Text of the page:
Nuplazid is not without its risks, however. The FDA Advisory Committee expressed concern about a safety signal for increased mortality in elderly patients and about the possibility of off-label use in other indications*. Upon approving Nuplazid, the FDA classified it as an atypical antipsychotic and—just like for others in the class—slapped it with a black box warning for increased risk of mortality in elderly patients with dementia-related psychosis. In their conference call on May 2nd, Acadia was quick to point out that this warning does not preclude the use of Nuplazid in PDP patients who happen to have dementia—the drug is approved for use in all PDP patients experiencing hallucinations and delusions. That said, the warning implies that PDP patients with dementia may be at risk of increased mortality.

So what impact will the black box warning have on future uptake? Physicians interviewed by DRG before Nuplazid’s approval report that they believe Nuplazid is safer and better tolerated than other atypical antipsychotics, despite the potential at that time for a black box warning. In fact, one expert familiar with the clinical trial results expressed astonishment that the FDA would consider a black box warning, suggesting that Nuplazid’s unique mechanism of action and safety data from its clinical trials differentiated it from atypical antipsychotics, and predicted that he and his colleagues would be undeterred by it. Indeed, physicians who treat PDP are already accustomed to weighing the risks and benefits of antipsychotic use with their patients, and most use available atypical antipsychotics off-label despite the warning.

In the end, we at DRG expect that Nuplazid’s uptake will be gradual, despite physicians’ eagerness for the drug. Today, the first line of treatment for PDP is adjusting the patients’ dopaminergic therapy (PDP can be a complication of the dopaminergic therapy used to treat PD motor dysfunction as well as a symptom of the disease itself). Only after this fails—either because motor symptoms re-emerge or PDP is not resolved—do physicians turn to atypical antipsychotics. We do not expect this to change with the launch of Nuplazid. We envision physicians will try Nuplazid in a few patients with the most disruptive symptoms (those patients whose symptoms are not currently controlled by off-label antipsychotics) or patients who are experiencing tolerability issues. Indeed, in their conference call, Acadia announced that they would be providing free samples to help support the early trial period. Separately, at Acadia’s price point of more than $23,000/year, it’s a sure bet (and Acadia has acknowledged) that payers will impose prior authorization to ensure only PDP patients receive treatment; meanwhile, tiering, copays, and coinsurance could pose access barriers for some patients, though Acadia has indicated it will provide financial assistance in various forms. DRG will assess U.S. physician prescribing of, and payer reactions to, Nuplazid (among other topics) in an upcoming primary market research study to be published later in 2016.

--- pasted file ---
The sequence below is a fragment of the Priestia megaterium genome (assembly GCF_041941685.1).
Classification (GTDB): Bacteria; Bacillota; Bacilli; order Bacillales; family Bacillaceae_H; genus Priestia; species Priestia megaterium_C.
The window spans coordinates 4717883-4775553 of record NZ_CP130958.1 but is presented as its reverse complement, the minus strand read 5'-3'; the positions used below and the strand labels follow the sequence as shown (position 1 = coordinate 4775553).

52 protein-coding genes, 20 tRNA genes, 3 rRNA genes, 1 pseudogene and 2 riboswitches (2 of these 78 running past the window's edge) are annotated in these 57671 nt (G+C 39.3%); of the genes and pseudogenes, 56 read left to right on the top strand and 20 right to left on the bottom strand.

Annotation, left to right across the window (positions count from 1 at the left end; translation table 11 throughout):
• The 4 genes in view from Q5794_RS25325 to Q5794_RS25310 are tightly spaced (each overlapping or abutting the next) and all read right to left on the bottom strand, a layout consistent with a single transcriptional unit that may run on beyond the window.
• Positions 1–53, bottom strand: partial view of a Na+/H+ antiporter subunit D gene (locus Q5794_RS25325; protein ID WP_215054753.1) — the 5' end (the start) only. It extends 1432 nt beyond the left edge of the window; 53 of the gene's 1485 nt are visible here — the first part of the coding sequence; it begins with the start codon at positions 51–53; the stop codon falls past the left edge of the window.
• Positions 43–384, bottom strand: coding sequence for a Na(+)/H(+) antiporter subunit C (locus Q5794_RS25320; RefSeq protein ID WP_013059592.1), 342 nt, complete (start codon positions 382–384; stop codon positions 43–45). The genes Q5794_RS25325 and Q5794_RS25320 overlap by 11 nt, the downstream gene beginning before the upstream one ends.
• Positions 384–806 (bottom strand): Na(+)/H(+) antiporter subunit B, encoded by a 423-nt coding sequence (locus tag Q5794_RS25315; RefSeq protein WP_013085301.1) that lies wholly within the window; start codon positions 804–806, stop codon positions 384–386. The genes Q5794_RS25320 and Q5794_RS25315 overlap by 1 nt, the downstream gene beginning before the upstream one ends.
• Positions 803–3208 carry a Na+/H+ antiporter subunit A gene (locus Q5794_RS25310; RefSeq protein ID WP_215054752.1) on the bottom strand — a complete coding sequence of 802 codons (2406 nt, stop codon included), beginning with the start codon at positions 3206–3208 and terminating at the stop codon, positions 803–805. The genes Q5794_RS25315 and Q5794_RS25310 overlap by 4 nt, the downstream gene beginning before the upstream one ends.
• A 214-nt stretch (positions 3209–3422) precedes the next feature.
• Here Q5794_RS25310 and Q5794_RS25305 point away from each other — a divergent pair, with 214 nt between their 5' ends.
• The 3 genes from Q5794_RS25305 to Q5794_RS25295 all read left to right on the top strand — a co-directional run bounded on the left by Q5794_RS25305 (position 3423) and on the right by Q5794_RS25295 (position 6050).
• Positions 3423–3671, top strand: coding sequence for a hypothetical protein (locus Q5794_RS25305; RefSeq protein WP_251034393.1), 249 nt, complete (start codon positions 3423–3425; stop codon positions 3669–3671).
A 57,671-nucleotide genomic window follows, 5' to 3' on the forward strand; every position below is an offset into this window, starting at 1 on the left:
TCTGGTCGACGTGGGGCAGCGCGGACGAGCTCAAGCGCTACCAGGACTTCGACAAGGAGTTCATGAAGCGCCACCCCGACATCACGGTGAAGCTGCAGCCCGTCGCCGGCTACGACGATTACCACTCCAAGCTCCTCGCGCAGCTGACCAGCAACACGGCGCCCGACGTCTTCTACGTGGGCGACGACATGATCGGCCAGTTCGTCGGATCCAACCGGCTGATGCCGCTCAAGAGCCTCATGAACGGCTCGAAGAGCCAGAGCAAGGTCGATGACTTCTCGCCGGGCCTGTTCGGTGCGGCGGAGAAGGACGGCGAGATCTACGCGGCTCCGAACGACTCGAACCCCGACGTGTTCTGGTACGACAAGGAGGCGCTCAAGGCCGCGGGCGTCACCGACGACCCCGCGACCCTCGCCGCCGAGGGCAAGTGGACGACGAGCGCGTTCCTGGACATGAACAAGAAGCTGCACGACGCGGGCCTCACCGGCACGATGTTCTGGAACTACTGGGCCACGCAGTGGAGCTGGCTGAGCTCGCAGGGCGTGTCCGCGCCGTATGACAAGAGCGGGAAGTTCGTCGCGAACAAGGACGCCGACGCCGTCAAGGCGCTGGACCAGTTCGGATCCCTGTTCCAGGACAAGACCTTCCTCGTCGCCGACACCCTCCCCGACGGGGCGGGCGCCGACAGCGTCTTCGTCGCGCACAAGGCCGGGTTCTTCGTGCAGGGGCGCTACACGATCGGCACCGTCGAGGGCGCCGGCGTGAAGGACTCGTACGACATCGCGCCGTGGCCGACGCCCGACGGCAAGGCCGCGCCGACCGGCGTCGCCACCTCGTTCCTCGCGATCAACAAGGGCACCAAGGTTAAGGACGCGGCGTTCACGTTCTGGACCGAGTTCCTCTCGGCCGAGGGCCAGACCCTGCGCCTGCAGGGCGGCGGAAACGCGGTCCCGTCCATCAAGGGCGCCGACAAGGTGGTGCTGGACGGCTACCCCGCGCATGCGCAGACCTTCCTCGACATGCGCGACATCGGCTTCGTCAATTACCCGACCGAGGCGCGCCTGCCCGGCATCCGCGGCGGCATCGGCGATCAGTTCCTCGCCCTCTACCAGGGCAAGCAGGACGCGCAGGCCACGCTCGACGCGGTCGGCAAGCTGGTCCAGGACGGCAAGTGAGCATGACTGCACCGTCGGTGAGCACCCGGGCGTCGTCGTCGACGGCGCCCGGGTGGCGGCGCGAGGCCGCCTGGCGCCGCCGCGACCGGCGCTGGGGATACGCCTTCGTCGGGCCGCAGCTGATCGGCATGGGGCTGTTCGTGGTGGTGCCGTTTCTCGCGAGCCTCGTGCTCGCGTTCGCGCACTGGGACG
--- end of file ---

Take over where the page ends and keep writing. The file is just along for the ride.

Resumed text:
Ultimately, while many interviewed physicians familiar with the trial results believe that pimavanserin will be a “game-changer,” the drug will have to live up to its high price and reputation in clinical practice. One thing is sure, the early trial and adoption period will be the clincher: Nuplazid must prove itself to be clinically superior to the current antipsychotics used off-label, or all bets are off.

*The potential for/risk of off-label use of Nuplazid in other indications understandably surfaced during the FDA’s Advisory Committee meeting; use in Alzheimer’s disease (AD), especially, is a topic we at DRG have considered at length. At this point, with a label that expressly states that Nuplazid is “not approved for the treatment of patients with dementia-related psychosis unrelated to the hallucinations and delusions associated with Parkinson's disease psychosis,” a considerable price tag, and no evidence of efficacy in AD to date, we would expect very little off-label use in AD psychosis. Things could change if the ongoing Phase II study in AD psychosis reports positive results later this year (of note, Acadia also expects to start a Phase II study in AD agitation by mid-year). Stay tuned.